I think that there is a very unfair imbalance between what pharma is gaining from the sale of new targeted drugs and the budget of a national healthcare system that cannot simply afford these new drugs. For instance, in Italy we have a budget that is shrinking, of course, in sovereign economies and the cut of 1.8 billion in the forecast for 2014 will not allow Italian patients to receive the second generation of new targeted drugs like TDM1 or pemetrexed or ibrutinib. This is something that cannot be accepted by the clinicians and scientific community at large.
How are we going to deal with the rising number of cancer patients?
We have to move together towards a more intelligent balance between the cost of new drugs and what the national healthcare system can provide to the patients. We need biomarkers to select the patients; we need the most clever way to administer these drugs to the patient but we have to clearly ask the pharma to revise this policy of pricing these new drugs.
What about cheaper metronomic drugs?
There are a number of old drugs, old means that they are out of patent, that are very active and the most efficient way to administer them is frequently at low continuous dose for longer periods of time because they have really almost no toxicity. So the oncological community is revising this concept, revamping the use of some old drugs like cyclophosphamide, capecitabine, in this new fashion and in the meeting that we are having here at the IFOM-IEO Campus we are focussing on new trials and a new way to combine this approach with new targeted drugs.
How can we fund trials if the drug companies are not on board?
There are new innovative ways to get funded for trials. For instance you can also ask the general population whether a new way of administering drugs with a lower toxicity can be funded by the general population through charities like IARC or through other innovative ways of funding. Otherwise we will be never able to understand whether there is, as we feel as a gut feeling, an advantage in using metronomic low dose continuous administration of chemotherapy compared to the old way of maximum tolerable dose including a lot of side effects.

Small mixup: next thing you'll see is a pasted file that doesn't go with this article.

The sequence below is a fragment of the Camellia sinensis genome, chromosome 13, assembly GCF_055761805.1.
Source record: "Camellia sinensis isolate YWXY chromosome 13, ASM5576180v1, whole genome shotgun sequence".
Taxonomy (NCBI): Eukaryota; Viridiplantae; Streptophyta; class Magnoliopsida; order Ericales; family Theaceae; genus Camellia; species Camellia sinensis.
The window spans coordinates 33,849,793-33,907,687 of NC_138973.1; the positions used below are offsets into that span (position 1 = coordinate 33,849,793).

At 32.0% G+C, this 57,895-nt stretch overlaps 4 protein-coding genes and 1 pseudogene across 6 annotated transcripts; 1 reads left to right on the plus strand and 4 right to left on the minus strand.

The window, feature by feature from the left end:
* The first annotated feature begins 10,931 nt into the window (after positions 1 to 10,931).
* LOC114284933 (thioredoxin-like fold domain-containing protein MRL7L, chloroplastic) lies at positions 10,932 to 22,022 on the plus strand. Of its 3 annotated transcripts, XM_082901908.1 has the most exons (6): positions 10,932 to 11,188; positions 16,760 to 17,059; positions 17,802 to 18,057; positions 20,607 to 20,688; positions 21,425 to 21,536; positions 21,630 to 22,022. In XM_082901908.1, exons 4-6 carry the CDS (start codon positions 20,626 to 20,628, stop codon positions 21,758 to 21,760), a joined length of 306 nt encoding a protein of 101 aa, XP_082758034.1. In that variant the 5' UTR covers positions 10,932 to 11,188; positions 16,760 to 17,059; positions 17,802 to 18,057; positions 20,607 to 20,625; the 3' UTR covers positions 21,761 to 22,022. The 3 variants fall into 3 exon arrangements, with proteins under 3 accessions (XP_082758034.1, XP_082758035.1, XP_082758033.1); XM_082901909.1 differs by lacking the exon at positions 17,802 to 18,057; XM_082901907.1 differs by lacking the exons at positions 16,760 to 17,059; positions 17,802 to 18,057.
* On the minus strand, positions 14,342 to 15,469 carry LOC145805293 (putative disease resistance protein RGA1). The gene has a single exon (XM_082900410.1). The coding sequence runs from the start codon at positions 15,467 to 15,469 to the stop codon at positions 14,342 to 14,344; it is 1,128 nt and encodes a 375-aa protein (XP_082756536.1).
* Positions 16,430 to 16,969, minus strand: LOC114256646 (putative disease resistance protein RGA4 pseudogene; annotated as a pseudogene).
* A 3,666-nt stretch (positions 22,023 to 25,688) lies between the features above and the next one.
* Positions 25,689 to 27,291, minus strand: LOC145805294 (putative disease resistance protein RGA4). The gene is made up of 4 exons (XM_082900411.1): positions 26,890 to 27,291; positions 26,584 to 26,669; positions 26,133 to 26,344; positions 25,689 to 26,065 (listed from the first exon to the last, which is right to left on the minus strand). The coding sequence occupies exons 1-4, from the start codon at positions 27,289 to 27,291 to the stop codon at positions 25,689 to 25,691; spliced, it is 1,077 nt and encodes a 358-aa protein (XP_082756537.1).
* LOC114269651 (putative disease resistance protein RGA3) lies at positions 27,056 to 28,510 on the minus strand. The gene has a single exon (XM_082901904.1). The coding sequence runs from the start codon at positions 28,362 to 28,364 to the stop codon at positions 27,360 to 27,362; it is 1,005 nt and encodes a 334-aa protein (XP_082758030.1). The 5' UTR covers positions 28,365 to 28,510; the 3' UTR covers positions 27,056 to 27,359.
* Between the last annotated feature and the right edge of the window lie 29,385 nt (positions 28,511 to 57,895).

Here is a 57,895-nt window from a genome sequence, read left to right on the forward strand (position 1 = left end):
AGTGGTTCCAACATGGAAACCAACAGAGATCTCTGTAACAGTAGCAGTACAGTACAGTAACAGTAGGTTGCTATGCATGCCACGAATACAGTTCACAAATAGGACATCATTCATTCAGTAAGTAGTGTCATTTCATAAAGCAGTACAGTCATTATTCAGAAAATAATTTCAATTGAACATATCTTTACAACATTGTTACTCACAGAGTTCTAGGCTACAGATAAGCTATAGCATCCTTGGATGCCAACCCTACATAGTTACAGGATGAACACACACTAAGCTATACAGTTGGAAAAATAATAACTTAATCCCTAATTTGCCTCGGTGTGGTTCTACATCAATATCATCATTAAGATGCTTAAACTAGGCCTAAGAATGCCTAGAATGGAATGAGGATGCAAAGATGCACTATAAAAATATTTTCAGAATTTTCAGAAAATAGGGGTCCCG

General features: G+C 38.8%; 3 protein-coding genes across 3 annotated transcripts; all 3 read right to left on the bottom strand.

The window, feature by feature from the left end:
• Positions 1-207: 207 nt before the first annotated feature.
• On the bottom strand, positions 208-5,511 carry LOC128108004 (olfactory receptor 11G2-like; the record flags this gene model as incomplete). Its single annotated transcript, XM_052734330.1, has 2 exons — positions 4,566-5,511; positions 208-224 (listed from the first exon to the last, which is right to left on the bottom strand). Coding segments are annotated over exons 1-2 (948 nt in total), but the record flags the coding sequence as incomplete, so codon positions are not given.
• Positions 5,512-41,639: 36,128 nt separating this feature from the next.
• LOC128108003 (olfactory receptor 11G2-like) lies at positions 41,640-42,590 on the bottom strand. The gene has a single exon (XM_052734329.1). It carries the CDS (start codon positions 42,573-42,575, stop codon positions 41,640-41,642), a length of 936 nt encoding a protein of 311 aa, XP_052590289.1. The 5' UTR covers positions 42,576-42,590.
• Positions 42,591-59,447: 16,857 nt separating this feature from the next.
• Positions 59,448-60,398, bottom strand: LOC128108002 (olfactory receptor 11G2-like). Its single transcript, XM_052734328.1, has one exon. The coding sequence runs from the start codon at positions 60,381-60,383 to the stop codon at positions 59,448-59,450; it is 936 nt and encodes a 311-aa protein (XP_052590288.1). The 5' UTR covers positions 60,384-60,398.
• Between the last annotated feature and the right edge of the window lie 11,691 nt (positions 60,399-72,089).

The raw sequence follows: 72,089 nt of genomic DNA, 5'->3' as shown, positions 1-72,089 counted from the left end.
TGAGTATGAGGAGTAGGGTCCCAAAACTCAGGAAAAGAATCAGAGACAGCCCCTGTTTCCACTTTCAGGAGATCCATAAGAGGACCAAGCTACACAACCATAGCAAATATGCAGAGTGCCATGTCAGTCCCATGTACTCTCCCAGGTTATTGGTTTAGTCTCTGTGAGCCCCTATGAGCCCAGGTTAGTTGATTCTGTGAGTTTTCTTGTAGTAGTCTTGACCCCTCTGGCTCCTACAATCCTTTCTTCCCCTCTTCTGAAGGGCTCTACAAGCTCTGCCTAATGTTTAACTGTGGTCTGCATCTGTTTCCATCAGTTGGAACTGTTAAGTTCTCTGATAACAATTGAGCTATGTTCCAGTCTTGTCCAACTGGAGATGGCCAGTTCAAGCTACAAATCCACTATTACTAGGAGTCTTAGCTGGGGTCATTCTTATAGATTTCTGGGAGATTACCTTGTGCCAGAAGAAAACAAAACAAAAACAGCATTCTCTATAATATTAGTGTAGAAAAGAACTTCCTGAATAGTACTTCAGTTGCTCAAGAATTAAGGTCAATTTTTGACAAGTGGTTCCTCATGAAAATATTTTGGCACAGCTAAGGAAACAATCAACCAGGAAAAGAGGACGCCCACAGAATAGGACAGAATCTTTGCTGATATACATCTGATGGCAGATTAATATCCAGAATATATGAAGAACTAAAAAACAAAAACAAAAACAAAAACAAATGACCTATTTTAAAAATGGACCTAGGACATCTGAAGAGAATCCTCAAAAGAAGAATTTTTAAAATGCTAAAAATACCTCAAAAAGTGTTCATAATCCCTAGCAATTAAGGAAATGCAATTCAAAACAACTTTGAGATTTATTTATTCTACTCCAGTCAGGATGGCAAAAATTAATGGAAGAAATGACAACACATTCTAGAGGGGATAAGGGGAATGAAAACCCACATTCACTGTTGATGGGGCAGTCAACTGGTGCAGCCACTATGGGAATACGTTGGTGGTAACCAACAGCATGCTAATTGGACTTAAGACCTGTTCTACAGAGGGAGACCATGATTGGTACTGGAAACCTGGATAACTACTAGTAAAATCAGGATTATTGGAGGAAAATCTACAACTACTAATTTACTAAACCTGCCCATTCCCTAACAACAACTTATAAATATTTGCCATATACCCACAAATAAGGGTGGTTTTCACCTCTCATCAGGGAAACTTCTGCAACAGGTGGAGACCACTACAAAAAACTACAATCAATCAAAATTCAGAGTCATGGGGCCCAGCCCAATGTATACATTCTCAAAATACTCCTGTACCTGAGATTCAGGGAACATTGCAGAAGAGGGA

What about drug repurposing?
The idea started when we observed that the spread of the Western lifestyle in the world is associated with a global epidemic of obesity. Obesity in turn increases the incidence, the severity and the mortality of several types of cancer; not all the types of cancer, particularly the types of cancer which grow embedded in fat like breast, colorectal and prostate. So some years ago we found that some progenitors embedded in the adipose tissue have some promoting role in breast cancer, for instance. We worked out more recently that some very safe and extremely cheap drugs used in type 2 diabetes, metformin, are extremely active, not only against breast cancer solid cells but also against these progenitors embedded in the white adipose tissue. So we are measuring in the laboratory several models how to combine these bigonists like metformin or phenformin along with metronomic chemotherapy or new targeted drugs. We do believe that this repositioning of old drugs like metformin or phenformin, which are extremely safe, extremely cheap, along with new drugs can really contribute to a general revision of how a patient should be treated, minimising the side effects and maximising the efficacy of the therapies.
Have you looked at how metformin works in the lab?
There are several possible ways of action of metformin. One is against the pathway of AMPK which targets also the mTOR which is already the target of several new so-called intelligent drugs like rapamycin and so on. Another intriguing opportunity is to target the altered metabolism of cancer cells which uses much more glucose compared to healthy tissues. What is very interesting is that metformin mimics very well the so-called caloric restriction which is an approach that in mice has been shown to reduce the incidence and severity of several types of cancer. So proposing caloric restriction to patients is something feasible but not very pleasant for our patients; mimicking it with metformin can be very interesting.
What about the tests you’ve been doing with parasites?
In our lab we have observed that metformin has different activities against the two measured progenitors present in the adipose tissue. It targets more efficiently the endothelial progenitors compared to the mesenchymal progenitors. As a result, the vessels in the tumour of mice receiving metformin are much more dysplastic because they are much more covered by parasites in the lack of endothelial cells. So there is a distribution of blood flow and nutrients and drugs in the tumours that are more favourable to cure the tumours, at least in mice.
Do you think metformin shows early promise?
Metformin is very promising, also it has been shown that it’s able to prolong lifespan and healthspan in mice. What is probably even more effective is phenformin which is a derivative. The problem with phenformin is that it had been used for many years for the treatment of types of diabetes then there were some reports of severe acidosis so it’s no longer in the arsenal of approved drugs. But we do believe that combining phenformin with some other drugs like DCA can reduce the acidosis so phenformin can be used in cancer patients extensively.